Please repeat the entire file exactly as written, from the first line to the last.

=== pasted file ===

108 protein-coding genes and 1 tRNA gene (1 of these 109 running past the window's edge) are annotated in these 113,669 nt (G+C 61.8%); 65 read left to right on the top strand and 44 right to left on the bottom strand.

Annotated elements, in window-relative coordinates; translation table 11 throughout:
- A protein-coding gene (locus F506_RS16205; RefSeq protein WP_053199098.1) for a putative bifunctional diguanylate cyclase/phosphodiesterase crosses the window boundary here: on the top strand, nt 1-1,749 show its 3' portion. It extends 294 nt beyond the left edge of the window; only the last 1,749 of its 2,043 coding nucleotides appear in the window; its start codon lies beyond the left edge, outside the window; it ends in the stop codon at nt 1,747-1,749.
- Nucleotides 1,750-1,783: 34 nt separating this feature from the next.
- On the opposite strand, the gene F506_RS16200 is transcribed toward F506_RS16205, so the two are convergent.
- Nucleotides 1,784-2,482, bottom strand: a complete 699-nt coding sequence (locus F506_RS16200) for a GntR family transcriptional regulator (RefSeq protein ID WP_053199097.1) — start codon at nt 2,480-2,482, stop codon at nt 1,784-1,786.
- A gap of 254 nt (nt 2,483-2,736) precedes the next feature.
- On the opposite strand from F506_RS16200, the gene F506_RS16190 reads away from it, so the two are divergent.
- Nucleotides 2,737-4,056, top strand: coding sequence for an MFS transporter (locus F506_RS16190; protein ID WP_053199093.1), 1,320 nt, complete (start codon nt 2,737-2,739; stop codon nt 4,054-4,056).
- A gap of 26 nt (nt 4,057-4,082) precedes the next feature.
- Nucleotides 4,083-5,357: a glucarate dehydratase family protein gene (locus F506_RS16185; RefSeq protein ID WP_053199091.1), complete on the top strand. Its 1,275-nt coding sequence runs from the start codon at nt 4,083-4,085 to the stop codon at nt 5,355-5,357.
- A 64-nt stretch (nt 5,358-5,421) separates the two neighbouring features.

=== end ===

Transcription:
108 protein-coding genes and 1 tRNA gene (1 of these 109 running past the window's edge) are annotated in these 113,669 nt (G+C 61.8%); 65 read left to right on the top strand and 44 right to left on the bottom strand.

Annotated elements, in window-relative coordinates; translation table 11 throughout:
- A protein-coding gene (locus F506_RS16205; RefSeq protein WP_053199098.1) for a putative bifunctional diguanylate cyclase/phosphodiesterase crosses the window boundary here: on the top strand, nt 1-1,749 show its 3' portion. It extends 294 nt beyond the left edge of the window; only the last 1,749 of its 2,043 coding nucleotides appear in the window; its start codon lies beyond the left edge, outside the window; it ends in the stop codon at nt 1,747-1,749.
- Nucleotides 1,750-1,783: 34 nt separating this feature from the next.
- On the opposite strand, the gene F506_RS16200 is transcribed toward F506_RS16205, so the two are convergent.
- Nucleotides 1,784-2,482, bottom strand: a complete 699-nt coding sequence (locus F506_RS16200) for a GntR family transcriptional regulator (RefSeq protein ID WP_053199097.1) — start codon at nt 2,480-2,482, stop codon at nt 1,784-1,786.
- A gap of 254 nt (nt 2,483-2,736) precedes the next feature.
- On the opposite strand from F506_RS16200, the gene F506_RS16190 reads away from it, so the two are divergent.
- Nucleotides 2,737-4,056, top strand: coding sequence for an MFS transporter (locus F506_RS16190; protein ID WP_053199093.1), 1,320 nt, complete (start codon nt 2,737-2,739; stop codon nt 4,054-4,056).
- A gap of 26 nt (nt 4,057-4,082) precedes the next feature.
- Nucleotides 4,083-5,357: a glucarate dehydratase family protein gene (locus F506_RS16185; RefSeq protein ID WP_053199091.1), complete on the top strand. Its 1,275-nt coding sequence runs from the start codon at nt 4,083-4,085 to the stop codon at nt 5,355-5,357.
- A 64-nt stretch (nt 5,358-5,421) separates the two neighbouring features.